'Chef killer may have been quizzed'

The detective leading the hunt for missing Claudia Lawrence revealed today that he could have "potentially" spoken to her killer, as her friends and family marked the second anniversary of her disappearance.

Detective Superintendent Ray Galloway was speaking two years after Miss Lawrence was last spotted on a CCTV camera near her home in York and had contact with her family.

The chef, who would now be 37, was last seen on March 18, 2009 near her home in Heworth, York. She never turned up for work the next morning in the kitchen at York University.

North Yorkshire Police launched a huge inquiry which has subsequently been scaled back.

Detectives have said repeatedly they believe Miss Lawrence has been murdered and that the key to the inquiry is her relationships with a number of men - relationships police have described as having an "element of complexity and mystery to them".

Asked if it was possible that he could have spoken to Miss Lawrence's killer as part of his inquiries into her past, Mr Galloway said: "There is a real potential that we have."

He said there were no specific suspects, but he said there were individuals he needed more information about and he appealed for people who had concerns or suspicions about someone to come forward.

"I have a knowledge and understanding and context of Claudia's life and her relationships," the detective said.

"I just need somebody to make sense of elements of that information. Certain people I need further information about."

Commenting on the lengthy investigation, he added: "It haunts me. I think about Claudia. I think about the investigation day in, day out.

"I think people expect me to continue working. I work on behalf of Claudia's family and on behalf of the greater community. Until Claudia's killer is brought to justice there is a danger and we need to resolve it.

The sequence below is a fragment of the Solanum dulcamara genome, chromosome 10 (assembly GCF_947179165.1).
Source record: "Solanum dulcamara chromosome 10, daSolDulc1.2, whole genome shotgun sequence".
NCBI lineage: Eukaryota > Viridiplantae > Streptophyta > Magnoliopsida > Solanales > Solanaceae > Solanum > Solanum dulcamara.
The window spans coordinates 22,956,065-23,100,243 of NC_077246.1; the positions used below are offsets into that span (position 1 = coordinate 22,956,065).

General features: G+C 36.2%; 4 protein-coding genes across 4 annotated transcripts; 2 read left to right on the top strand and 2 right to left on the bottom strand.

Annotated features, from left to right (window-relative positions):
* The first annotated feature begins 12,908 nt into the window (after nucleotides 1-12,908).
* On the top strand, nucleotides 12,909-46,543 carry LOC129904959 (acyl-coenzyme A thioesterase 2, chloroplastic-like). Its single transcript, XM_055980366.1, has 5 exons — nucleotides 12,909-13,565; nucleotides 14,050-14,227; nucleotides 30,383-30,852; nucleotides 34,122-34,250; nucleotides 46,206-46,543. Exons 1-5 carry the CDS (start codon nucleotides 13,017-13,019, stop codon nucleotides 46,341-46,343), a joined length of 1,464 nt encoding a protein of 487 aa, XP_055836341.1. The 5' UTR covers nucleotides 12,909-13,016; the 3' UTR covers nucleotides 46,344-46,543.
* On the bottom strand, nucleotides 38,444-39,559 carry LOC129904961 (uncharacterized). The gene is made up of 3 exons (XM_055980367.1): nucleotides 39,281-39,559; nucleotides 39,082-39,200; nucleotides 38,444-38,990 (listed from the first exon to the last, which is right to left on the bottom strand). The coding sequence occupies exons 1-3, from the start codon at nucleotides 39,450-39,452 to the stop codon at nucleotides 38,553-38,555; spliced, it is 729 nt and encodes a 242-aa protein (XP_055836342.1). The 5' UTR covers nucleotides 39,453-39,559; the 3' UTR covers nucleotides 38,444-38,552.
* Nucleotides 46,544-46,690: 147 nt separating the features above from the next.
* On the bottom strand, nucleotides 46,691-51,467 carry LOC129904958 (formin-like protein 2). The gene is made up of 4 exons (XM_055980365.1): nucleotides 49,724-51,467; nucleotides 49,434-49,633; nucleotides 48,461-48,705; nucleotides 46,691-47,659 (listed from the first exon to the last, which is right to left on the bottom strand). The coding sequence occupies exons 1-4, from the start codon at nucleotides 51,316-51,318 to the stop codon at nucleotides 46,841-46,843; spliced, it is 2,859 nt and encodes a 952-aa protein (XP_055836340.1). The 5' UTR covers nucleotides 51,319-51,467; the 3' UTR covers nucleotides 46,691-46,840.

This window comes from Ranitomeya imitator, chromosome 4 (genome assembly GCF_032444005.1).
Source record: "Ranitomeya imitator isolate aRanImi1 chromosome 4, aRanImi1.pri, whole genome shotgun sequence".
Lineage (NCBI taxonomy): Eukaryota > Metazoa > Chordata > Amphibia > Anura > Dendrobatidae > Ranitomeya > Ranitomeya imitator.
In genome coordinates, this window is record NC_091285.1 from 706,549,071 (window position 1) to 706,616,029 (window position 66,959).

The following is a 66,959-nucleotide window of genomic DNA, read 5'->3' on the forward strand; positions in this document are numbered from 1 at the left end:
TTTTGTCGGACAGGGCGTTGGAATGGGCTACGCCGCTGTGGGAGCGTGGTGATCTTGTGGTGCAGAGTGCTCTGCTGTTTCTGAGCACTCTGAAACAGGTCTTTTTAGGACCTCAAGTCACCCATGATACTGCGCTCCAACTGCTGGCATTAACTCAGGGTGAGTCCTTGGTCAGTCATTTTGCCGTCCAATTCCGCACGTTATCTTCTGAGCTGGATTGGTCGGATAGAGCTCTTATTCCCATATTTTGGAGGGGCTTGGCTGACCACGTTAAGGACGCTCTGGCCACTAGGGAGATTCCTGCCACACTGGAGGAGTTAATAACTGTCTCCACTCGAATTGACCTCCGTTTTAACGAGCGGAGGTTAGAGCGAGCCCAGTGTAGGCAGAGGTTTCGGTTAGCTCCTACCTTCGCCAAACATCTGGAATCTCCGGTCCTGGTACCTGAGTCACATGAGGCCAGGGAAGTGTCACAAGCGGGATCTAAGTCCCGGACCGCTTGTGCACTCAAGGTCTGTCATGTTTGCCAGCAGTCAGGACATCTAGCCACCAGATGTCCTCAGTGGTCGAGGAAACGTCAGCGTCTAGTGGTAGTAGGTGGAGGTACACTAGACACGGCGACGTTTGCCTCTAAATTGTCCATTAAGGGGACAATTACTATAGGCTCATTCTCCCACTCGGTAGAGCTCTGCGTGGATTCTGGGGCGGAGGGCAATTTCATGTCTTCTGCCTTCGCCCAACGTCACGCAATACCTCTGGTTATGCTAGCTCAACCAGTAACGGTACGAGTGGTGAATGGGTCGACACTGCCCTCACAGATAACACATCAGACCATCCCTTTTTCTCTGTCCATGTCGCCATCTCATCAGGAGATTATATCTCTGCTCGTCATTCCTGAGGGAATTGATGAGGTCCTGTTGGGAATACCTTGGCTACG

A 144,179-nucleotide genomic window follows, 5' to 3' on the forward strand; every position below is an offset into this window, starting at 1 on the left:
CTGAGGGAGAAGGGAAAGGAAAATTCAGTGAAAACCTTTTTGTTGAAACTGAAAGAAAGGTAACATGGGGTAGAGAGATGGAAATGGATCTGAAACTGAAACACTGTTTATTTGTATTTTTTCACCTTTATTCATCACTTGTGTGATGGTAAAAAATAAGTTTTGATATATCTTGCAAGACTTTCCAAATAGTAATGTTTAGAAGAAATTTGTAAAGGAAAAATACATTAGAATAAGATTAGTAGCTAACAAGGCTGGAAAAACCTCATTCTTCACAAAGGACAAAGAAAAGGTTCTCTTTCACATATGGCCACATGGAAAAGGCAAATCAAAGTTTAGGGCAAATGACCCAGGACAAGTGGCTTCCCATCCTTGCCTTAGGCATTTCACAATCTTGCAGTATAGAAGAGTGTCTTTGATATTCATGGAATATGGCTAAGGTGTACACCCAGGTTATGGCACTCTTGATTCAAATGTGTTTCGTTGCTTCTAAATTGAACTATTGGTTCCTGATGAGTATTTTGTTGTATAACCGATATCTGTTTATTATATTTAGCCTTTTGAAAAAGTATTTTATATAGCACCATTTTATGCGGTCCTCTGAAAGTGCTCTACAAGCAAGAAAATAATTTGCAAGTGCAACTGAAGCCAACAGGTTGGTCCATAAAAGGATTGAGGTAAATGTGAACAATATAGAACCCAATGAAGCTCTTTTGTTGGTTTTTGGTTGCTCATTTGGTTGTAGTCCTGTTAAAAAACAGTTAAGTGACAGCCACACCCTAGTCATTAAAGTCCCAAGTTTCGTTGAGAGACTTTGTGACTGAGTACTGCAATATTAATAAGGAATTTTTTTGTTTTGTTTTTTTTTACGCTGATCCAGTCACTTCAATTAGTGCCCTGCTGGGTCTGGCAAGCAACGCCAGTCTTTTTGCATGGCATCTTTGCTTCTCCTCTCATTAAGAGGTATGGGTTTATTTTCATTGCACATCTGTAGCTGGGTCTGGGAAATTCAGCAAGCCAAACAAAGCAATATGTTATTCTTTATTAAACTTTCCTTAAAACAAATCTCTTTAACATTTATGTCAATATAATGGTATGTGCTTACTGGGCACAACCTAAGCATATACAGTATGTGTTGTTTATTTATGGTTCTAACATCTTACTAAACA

"I'm amazed by the fact the public's interest and support of the investigation is undiminished."

Mr Galloway said he still received letters from the general public.

He said his team of officers was no longer working full-time on the investigation but he said he still had officers and resources available should he need to act.

He added that there was "no proof of life" but it "would be the best birthday present if Claudia was to walk through the door, but I think it is unlikely".

Earlier this week, Miss Lawrence's mother, Joan, said she believed her daughter was still alive.

"My instinct tells me that she's still alive," she said.

But she added that she believed there had been an "awful lot of mistakes" in the inquiry, pointing particularly to "all this talk of old boyfriends".

"It's not the Claudia I know," she said.

The campaign to find Miss Lawrence has been spearheaded by her solicitor father, Peter, who is divorced from her mother.

Mr Lawrence spoke of his family's anguish as he visited York University today.

He said: "Being here is obviously an extremely poignant occasion for me, particularly because today is two years to the day since Claudia disappeared and two years to the day since I went to her house in Heworth.

"She has obviously not been seen since. No one has heard from her and we still do not know what happened to her.

"The family are obviously distraught by this and have been for the past two years. It doesn't get any easier as time goes on. In fact, in some ways it gets worse because of the length of time of not knowing what has happened to Claudia.

"I have said continuously throughout the past two years there is someone out there who does know what happened to Claudia, there's someone out there who knows a member of their family or a neighbour or a workmate or a friend who they know has some information about Claudia's disappearance."

Mr Lawrence said "if they have any conscience at all", they must come forward.

"They must know what we are going through and we really do need to be put out of this anguish which has plagued the family for the past two years."

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